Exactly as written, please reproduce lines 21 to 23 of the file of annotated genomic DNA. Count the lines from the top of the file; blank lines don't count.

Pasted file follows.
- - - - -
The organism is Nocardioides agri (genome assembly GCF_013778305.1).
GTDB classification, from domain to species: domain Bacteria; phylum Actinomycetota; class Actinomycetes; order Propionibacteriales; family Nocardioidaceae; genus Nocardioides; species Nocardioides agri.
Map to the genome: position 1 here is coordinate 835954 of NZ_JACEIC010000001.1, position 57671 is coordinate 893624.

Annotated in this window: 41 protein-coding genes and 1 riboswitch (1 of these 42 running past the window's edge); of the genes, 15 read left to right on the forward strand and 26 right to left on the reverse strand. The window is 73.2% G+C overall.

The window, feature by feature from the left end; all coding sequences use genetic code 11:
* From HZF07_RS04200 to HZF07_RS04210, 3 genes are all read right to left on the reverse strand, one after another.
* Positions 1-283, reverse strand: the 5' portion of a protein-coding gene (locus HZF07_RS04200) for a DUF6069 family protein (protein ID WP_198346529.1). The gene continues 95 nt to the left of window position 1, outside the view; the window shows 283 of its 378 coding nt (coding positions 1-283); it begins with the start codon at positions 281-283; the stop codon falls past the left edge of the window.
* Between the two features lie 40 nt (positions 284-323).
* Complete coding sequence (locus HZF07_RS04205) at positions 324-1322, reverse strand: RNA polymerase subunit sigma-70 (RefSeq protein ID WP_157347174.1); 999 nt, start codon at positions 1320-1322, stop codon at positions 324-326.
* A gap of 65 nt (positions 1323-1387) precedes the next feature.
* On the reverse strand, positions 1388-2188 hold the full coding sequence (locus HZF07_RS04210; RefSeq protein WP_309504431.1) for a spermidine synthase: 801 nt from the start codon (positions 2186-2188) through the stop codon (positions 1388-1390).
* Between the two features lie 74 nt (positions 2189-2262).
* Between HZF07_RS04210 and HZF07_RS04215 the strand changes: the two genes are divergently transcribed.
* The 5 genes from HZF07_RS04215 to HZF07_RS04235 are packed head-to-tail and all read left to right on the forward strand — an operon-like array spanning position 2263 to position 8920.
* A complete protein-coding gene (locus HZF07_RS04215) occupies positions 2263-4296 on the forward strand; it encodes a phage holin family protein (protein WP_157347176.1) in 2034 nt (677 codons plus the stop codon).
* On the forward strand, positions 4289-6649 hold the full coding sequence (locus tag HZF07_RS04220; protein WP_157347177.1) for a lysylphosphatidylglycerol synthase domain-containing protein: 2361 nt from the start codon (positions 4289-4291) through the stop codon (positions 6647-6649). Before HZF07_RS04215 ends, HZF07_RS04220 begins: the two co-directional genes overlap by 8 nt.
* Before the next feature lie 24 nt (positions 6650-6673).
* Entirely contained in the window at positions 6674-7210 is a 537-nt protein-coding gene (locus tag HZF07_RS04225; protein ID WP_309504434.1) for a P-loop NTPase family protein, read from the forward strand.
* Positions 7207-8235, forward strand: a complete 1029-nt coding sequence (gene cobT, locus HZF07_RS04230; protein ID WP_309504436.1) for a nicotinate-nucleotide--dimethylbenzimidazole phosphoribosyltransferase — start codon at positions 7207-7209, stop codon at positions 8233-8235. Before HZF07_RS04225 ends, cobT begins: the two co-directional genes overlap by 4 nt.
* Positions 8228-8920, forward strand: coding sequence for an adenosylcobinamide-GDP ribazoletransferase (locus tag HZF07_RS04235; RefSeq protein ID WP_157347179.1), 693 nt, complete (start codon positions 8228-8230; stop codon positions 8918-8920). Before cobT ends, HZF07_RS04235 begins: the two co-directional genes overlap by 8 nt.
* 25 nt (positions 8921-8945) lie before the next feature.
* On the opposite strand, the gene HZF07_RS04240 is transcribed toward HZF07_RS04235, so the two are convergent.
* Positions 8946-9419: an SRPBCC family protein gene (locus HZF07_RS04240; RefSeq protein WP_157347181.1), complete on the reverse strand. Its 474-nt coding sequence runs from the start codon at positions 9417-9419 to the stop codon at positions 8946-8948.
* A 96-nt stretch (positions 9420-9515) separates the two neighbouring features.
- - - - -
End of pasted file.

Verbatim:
* 25 nt (positions 8921-8945) lie before the next feature.
* On the opposite strand, the gene HZF07_RS04240 is transcribed toward HZF07_RS04235, so the two are convergent.
* Positions 8946-9419: an SRPBCC family protein gene (locus HZF07_RS04240; RefSeq protein WP_157347181.1), complete on the reverse strand. Its 474-nt coding sequence runs from the start codon at positions 9417-9419 to the stop codon at positions 8946-8948.